Anonymous asked: Can you do a how to play a rebellious character guide?
This has been sitting in my inbox for obnoxiously long a time, and I apologize for that. I was going to get back to you much sooner, but there were some obstacles in the way. I hope you might still have some use of this, however.
I suppose we must first define “rebellious”, correct? According to the dictionary, being rebellious means defying or resisting some established authority, government, or tradition; insubordinate; inclined to rebel.
In my experience, rebellious characters tend to have no sympathy for authority figures of any sort—not to mention how they tend to come with their own moral compass, a solid idea of “right” and “wrong”, which may or may not differ from the rest of society’s. Rebellious characters march to the beat of their own drum rather than someone else’s, so to speak, and are not inclined to take orders from others—especially not without asking questions and raising a little hell first. They don’t like the rules and traditional values set up by society for some reason, and thus break them or refuse to conform to them instead.
I also find that rebellious characters, while defiant and not abiding by norms, also tend to be willing to fight for what they believe in. Sometimes rebellious characters also come with trust issues, which lead them to work alone, rather than with other people. The source of the character’s rebellious streak can be, but is not limited to, them being subjected to oppression or some sort of suffocation of freedom in their past.
When you take on a rebellious character, I would recommend you start by pinpointing the source of the character’s behavior, which most likely will be found in their backstory or upbringing. Some characters are so-called rebels without a cause, but for most, there is an underlying reason. Perhaps the character’s parents or guardians were unnecessarily strict or overprotective as the character grew up, leading to them rebelling once they got older, in an attempt of gaining some sort of freedom. Maybe the character has ran into a lot of trouble with law enforcement, bullies, or other authority figures, and is now rebelling against them as a result. Or, perhaps the character is part of an oppressed minority or group of people, perhaps in a post-apocalyptic or dystopian setting of sorts, and is rebelling in order to gain control again. These are all very valid, but very different, types of rebellious; and your character’s motives as well as actions would depend on the underlying cause for it. Always begin by identifying the why, and then move on to the how.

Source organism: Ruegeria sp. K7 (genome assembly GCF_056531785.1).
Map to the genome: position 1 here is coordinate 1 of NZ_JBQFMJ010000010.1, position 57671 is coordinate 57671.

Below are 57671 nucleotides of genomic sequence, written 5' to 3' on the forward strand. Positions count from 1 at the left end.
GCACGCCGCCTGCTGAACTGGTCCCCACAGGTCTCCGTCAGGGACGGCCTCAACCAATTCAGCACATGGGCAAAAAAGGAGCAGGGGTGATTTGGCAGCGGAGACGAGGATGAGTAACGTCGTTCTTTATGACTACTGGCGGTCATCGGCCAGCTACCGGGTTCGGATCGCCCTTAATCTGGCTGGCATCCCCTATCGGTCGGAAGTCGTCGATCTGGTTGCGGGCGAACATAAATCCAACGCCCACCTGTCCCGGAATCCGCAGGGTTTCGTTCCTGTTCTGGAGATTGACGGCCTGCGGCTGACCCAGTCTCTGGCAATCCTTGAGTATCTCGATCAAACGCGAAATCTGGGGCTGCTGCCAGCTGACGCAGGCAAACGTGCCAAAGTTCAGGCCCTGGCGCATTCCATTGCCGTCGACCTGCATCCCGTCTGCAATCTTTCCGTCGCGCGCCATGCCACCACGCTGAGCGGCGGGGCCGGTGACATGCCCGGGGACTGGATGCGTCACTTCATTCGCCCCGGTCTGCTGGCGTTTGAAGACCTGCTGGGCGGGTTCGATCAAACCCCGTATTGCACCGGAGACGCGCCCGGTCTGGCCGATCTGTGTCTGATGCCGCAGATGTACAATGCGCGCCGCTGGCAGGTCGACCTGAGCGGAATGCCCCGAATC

When people ask me for advice on portraying a character with a certain personality trait, I also tend to remind them not to build the entire character on that one trait. Yes, it might be their most dominant characteristic, but don’t forget to focus on their other traits as well, both positives and negatives. Just because your character is described as rebellious, that doesn’t mean they have to rebel 24/7 either; basically, be careful not to overdo it. Perhaps your character only has a problem with a certain type of authority figure, rather than all of them—and perhaps there are people in the character’s life they trust enough to take “orders” from, even though they might not listen to other people. It depends entirely on your character, really, and is something you will need to evaluate on a case by case basis.
There are plenty of characters who could be described as rebellious in popular culture—books, television, films—so, if you want some further inspiration, you could try to read up on a few of them. Some well-known rebellious characters from pop culture I could think of right on the spot include Harry Potter from Harry Potter, Katniss Everdeen from The Hunger Games, Dean Winchester from Supernatural, Faith Lehane from Buffy the Vampire Slayer, Mal Reynolds from Firefly, as well as Wolverine from the Marvel Universe.
I’ve also gathered some links for you where you can do additional research or find more inspiration, aside from the things I’ve already said. Check these out, for instance:
- Rebel Character Types on NaNoWriMo
- Top Ten Rebels in Fiction
- Rebellious Spirit on TV Tropes
- Icon of Rebellion on TV Tropes
- Cool People Rebel Against Authority on TV Tropes
- Rebellious Princess on TV Tropes
- TV Tropes Monday: Rebellious Spirit
- How to Be a Rebel in 6 Steps
- Words Used to Describe Rebellious People and Actions
- Characteristics of a Rebellious Spirit
Hopefully this helped!